This center track contains a sound that almost nobody who grew up after the 1970s has ever heard on pop radio, or even knows exists: A woman alone with a Neumann microphone in a sound booth, laying down pure gold, in perfect tune, without special effects, and very little reverb. I refer to Karen Carpenter as a generational singer because a singer of her talent can be said to come along once in a generation–and I present this video as proof. Aside from the technical aspects, listen for what really counts: the emotion she conveys with powerful simplicity. I believe the lush production of the 1970s weakened this performance–but was required, by the mooks* of the time, to get it airplay.

PS. Whom who has seen the movie Tommy Boy can forget the scene where this song comes on car radio and each suggests the other can change the station, reluctantly leave it on, and ending up singing along with tears streaming down their faces.

* Mook is industry slang for a person in the music industry who has lots of power or money, who can make things happen, but who has absolutely no artistic judgement or taste. A typical mook primary criteria for green-lighting a song is that it sounds just like other current hit songs.

The 60s, a time of simple drum kits, and some tasty morsels from Cyrcle

For me, the pop/folk/rock of the 1960s was joyful in a way that has never been replicated. In my mind, conveyance of joy in popular music is a historical concept replaced with today’s obsession with darker emotions and debasement of the flesh.

I haven’t linked to any youtube yet in this blog, but I will give it a try here. Youtube has become not just a treasure chest of 60s music, but rather a city full of treasure the likes of which one can never fully explore. For your enjoyment I present this sugary snack from Cyrcle, Turn Down Day, a sound alike to their greatest achievement, the wonderful Red Rubber Ball.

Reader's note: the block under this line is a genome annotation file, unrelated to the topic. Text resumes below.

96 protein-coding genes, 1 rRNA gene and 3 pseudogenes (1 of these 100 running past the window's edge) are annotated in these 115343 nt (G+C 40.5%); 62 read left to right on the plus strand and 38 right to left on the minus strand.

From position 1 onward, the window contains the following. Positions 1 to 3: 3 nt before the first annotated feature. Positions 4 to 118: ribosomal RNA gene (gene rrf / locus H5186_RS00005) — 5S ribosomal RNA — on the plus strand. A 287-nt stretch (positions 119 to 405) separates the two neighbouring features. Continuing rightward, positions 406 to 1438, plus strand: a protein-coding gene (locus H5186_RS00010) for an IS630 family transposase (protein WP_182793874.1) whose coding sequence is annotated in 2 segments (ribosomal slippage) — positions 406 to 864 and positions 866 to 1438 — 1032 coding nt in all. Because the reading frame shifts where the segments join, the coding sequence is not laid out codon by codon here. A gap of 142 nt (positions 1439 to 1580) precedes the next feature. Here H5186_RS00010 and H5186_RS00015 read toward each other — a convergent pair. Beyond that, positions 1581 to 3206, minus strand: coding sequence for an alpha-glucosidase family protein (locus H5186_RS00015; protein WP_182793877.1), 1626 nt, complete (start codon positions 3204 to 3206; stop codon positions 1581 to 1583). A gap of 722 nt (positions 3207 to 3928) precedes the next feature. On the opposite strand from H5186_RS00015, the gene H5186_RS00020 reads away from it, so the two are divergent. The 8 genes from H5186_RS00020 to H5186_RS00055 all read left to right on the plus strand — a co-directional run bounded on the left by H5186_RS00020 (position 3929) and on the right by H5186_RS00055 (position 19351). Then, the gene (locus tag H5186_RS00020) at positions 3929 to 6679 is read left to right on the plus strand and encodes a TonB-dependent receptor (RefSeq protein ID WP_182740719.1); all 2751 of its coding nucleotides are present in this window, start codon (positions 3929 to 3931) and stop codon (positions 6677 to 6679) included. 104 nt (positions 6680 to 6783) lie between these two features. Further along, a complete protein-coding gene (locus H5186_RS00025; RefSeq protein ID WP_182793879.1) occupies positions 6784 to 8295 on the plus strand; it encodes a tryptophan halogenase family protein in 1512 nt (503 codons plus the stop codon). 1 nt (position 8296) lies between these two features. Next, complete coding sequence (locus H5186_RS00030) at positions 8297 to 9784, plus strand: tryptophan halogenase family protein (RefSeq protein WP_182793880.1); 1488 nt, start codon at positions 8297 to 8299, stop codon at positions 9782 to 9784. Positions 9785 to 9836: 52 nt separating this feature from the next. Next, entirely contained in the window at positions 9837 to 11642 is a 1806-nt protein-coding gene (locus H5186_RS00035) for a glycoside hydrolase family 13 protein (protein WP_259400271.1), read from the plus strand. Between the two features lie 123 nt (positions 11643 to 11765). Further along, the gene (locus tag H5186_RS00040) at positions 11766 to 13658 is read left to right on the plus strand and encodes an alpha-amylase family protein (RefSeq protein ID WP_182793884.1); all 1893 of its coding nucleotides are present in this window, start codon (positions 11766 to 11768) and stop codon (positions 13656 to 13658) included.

A couple of notes here. It may be the limitations of my ears or mind, but I really prefer simple music in terms of number of instruments and singers. This simplicity was due to technological limitations of the era, when a premier studio counted itself lucky to have a three track tape recorder.

The item I really enjoyed in this video (the lack of microphones indicating lip-sync to their studio recording), is the small and typical early to mid-60s drum kit. a snare and hi hat, one mounted tom, one floor tom, and a single ride cymbal. And look how the drummer has managed to dramatize his 16ths on the ride by swinging his arm while swatting out quarters on the snare.

Since I mentioned Red Rubber Ball, I found another tasty morsel, a live performance of this song. Again, the drummer is of interest as I have always felt the drum shuffle was a key element of this song’s success. In a live setting, their soaring harmonies are rougher but also less sterile than the studio effort. I will also mention my lust of the gibson 335 one of the guys is playing. This video is said to be a 1966 performance, and the longer hair and less formal clothing indicates this to be about the last moment of mountain stream purity in pop music before the psychedelic influence that transforms pop music in 1967.

PS. Well, holy socks, Batman! The videos show up with an image preview–that’s as good as it gets.